3.7. Cardiac Death

As shown in Figure 4(a), eight [16, 1822, 22, 24] studies provided the incidence of cardiac death at follow-up. The incidence of cardiac death in the DEB group demonstrated an increasing trend compared to the DES group; however, this result did not reach statistical significance (1.8% versus 0.9%; RR = 1.77; ).

Figure 4: Cardiac death (a) and MACEs (b) between the DEB group and DES group.
3.8. Major Adverse Cardiovascular Events (MACEs)

As shown in Figure 4(b), 10 studies [14, 1618, 2024] provided the MACE incidence at follow-up. The overall incidence of MACEs between the DEB group (16.6%) and DES group (13.7%) was not significantly different (). When only RCTs were considered, we also did not find significant difference in the incidence of MACEs when comparing the DEB group to the DES group (14.5% versus 11%; RR = 1.23; ).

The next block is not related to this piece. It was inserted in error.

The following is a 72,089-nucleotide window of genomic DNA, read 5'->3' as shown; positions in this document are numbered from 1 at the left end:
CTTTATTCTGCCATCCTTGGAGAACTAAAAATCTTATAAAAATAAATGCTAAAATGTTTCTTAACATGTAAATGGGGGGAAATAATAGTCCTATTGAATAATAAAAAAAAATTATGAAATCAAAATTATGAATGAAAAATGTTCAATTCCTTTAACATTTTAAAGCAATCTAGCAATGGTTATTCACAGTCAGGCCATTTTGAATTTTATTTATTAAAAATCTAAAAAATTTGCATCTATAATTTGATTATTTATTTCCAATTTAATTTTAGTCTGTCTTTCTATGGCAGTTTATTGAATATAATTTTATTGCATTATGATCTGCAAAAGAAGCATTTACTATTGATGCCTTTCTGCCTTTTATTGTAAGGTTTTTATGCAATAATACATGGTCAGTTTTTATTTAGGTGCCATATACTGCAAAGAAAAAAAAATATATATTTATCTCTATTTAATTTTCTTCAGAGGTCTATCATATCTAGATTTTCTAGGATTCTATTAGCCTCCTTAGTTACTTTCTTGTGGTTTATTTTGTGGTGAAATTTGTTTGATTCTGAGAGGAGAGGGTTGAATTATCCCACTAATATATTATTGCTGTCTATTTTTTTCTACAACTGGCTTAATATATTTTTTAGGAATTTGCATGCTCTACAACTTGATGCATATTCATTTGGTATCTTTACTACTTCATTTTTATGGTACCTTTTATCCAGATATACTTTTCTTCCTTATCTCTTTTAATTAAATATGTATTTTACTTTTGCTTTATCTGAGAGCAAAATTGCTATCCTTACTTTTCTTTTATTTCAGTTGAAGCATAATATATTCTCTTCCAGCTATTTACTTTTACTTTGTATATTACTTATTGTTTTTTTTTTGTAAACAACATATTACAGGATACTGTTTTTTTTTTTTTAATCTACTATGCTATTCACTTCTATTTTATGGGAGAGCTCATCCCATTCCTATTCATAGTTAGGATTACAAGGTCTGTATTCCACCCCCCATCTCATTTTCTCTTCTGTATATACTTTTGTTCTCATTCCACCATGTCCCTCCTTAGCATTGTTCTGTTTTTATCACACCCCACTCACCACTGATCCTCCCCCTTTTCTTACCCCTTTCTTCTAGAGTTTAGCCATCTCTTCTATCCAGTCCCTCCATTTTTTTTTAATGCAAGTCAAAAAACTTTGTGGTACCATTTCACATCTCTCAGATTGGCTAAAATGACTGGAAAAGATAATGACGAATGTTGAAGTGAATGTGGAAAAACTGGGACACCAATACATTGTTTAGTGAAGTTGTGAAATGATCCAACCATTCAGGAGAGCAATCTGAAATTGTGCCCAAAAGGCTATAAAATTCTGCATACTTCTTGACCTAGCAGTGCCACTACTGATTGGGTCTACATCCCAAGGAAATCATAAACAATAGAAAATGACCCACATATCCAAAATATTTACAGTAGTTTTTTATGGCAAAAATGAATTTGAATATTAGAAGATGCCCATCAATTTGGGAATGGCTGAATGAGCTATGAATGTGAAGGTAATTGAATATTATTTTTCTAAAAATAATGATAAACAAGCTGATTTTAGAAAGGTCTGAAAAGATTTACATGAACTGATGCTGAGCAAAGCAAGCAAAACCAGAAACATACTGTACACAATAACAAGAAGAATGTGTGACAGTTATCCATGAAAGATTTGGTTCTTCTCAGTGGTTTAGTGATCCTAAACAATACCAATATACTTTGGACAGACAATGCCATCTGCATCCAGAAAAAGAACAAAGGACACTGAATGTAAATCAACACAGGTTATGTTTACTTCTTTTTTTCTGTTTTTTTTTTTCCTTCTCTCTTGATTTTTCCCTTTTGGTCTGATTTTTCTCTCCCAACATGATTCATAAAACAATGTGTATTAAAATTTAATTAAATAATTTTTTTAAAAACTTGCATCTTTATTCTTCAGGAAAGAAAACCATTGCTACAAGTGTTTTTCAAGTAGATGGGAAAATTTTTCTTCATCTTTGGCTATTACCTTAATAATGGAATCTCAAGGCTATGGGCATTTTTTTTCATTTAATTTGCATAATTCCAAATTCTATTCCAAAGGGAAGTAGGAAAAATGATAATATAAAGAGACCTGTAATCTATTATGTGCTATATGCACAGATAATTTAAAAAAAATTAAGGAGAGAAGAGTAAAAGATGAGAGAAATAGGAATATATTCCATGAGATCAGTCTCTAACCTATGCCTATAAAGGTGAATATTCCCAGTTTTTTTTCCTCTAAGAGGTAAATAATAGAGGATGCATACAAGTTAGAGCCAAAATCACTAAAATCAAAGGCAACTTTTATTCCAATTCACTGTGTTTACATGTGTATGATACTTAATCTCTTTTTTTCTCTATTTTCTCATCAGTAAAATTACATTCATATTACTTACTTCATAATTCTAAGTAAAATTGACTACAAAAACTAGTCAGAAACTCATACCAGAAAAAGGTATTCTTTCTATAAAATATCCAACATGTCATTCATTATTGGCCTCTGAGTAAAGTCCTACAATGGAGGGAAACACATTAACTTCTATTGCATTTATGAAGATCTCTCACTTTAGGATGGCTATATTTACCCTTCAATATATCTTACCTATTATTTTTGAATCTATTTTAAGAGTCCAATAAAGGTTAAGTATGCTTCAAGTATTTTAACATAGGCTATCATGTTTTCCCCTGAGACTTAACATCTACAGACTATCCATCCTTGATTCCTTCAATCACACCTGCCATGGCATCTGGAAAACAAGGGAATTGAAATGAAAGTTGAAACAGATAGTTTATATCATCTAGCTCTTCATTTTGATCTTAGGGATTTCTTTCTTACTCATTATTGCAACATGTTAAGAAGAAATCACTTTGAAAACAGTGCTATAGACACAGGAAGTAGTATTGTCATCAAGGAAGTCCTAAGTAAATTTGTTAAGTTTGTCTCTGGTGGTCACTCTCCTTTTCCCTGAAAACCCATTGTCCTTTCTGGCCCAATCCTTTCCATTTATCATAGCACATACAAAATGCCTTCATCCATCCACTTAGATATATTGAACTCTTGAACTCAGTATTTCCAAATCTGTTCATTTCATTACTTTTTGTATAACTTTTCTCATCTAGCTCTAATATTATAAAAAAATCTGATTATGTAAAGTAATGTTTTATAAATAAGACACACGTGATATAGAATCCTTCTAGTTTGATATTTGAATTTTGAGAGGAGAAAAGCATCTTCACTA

3.9. Angiography Results

As shown in Figure 5, five studies [15, 16, 19, 20, 23, 24] provided angiography results. There was a statistically significant difference in the MLD between the DEB group and DES group (RR = 0.23; ). However, the incidence of late loss, binary restenosis, and DS% was not significantly different between the two groups.

Figure 5: Coronary angiography outcomes between the DEB group and DES group: (a) MLD; (b) late loss; (c) binary restenosis; (d) DS%.
3.10. Subgroup Analysis according to BMS-ISR and DES-ISR

The meta-analysis results suggested that, in DES-IRS but not in BMS-IRS, the difference in the MLD was significant. However, the incidence of TLR, TVR, MI, ACM, CD, MACEs, late loss, binary restenosis, and DS% was not significantly different between the DES group and DEB group (data not shown).